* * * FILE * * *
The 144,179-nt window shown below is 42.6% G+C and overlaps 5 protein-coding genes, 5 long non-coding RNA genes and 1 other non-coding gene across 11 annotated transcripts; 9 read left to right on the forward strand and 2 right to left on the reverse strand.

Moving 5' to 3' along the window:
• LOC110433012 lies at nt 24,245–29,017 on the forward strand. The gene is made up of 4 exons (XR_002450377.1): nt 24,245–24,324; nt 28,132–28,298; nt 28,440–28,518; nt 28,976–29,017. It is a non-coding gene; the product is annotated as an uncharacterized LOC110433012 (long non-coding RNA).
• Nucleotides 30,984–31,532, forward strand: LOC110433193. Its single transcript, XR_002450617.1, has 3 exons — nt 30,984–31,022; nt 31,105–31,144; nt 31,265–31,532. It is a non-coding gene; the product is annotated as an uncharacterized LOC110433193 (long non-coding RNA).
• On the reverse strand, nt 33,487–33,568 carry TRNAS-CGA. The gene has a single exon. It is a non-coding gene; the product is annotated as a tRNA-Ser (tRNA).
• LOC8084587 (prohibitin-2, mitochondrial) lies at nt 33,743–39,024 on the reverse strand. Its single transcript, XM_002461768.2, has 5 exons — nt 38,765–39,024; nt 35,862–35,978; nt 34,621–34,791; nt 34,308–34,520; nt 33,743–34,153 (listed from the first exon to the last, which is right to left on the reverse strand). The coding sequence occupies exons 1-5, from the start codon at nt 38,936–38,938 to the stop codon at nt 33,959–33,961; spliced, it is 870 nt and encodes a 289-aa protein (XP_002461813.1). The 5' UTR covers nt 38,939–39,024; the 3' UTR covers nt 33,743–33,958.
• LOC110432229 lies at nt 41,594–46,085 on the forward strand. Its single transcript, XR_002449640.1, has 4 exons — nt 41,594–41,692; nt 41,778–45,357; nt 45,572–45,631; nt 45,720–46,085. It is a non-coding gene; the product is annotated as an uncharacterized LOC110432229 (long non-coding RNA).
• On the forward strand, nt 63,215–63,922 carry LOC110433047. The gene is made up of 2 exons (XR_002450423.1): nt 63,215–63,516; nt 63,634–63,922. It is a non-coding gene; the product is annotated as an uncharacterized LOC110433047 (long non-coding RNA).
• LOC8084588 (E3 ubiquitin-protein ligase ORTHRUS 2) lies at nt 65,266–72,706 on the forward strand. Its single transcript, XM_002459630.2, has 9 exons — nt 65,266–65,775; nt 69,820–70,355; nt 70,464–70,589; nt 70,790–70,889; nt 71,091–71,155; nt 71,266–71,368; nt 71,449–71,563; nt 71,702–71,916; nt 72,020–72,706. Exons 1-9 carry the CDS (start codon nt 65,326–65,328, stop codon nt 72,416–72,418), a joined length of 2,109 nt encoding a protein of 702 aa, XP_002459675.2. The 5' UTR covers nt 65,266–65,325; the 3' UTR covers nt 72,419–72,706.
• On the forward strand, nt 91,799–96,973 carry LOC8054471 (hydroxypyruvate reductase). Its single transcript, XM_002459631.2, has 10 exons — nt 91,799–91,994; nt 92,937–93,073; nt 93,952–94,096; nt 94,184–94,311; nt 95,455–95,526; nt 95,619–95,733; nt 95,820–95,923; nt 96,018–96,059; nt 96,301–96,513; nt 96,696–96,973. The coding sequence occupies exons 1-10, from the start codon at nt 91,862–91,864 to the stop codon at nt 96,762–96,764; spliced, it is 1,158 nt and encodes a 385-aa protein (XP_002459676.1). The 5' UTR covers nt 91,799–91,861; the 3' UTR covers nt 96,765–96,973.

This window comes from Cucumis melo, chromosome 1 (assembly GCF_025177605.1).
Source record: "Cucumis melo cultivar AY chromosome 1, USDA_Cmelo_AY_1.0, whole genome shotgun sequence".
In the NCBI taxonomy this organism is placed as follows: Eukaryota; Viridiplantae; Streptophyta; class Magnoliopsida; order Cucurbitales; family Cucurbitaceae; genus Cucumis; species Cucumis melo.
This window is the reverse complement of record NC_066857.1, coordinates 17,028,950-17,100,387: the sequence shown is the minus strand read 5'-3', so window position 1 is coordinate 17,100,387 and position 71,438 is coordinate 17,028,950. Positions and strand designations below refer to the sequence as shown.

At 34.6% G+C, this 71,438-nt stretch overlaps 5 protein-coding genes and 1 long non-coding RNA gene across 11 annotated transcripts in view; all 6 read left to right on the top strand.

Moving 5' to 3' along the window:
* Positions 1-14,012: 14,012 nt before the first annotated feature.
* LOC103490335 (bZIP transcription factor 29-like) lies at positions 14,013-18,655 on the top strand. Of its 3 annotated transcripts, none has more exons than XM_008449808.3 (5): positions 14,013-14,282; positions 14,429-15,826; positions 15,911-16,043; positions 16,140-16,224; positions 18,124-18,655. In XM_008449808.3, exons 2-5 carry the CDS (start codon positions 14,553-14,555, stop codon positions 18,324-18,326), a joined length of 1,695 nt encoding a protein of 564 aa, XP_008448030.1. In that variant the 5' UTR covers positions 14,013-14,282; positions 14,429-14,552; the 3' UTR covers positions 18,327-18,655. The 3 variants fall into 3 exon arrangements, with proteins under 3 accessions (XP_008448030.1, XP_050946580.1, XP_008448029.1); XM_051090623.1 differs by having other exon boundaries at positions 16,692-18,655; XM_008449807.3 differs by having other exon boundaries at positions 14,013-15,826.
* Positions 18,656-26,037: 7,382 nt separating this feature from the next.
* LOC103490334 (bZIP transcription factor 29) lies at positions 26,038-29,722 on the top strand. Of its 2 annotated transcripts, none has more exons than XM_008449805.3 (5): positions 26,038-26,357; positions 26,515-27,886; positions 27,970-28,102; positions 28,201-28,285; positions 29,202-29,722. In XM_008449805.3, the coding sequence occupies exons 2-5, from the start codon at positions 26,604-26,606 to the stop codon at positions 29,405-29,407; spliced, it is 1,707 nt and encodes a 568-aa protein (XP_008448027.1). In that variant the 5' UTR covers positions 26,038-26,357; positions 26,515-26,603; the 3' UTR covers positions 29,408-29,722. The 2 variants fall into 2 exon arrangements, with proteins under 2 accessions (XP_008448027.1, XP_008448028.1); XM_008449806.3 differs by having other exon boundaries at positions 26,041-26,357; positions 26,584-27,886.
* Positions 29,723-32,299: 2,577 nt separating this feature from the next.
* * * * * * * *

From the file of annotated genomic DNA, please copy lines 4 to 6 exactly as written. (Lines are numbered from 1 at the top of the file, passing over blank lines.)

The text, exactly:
• Nucleotides 30,984–31,532, forward strand: LOC110433193. Its single transcript, XR_002450617.1, has 3 exons — nt 30,984–31,022; nt 31,105–31,144; nt 31,265–31,532. It is a non-coding gene; the product is annotated as an uncharacterized LOC110433193 (long non-coding RNA).
• On the reverse strand, nt 33,487–33,568 carry TRNAS-CGA. The gene has a single exon. It is a non-coding gene; the product is annotated as a tRNA-Ser (tRNA).
• LOC8084587 (prohibitin-2, mitochondrial) lies at nt 33,743–39,024 on the reverse strand. Its single transcript, XM_002461768.2, has 5 exons — nt 38,765–39,024; nt 35,862–35,978; nt 34,621–34,791; nt 34,308–34,520; nt 33,743–34,153 (listed from the first exon to the last, which is right to left on the reverse strand). The coding sequence occupies exons 1-5, from the start codon at nt 38,936–38,938 to the stop codon at nt 33,959–33,961; spliced, it is 870 nt and encodes a 289-aa protein (XP_002461813.1). The 5' UTR covers nt 38,939–39,024; the 3' UTR covers nt 33,743–33,958.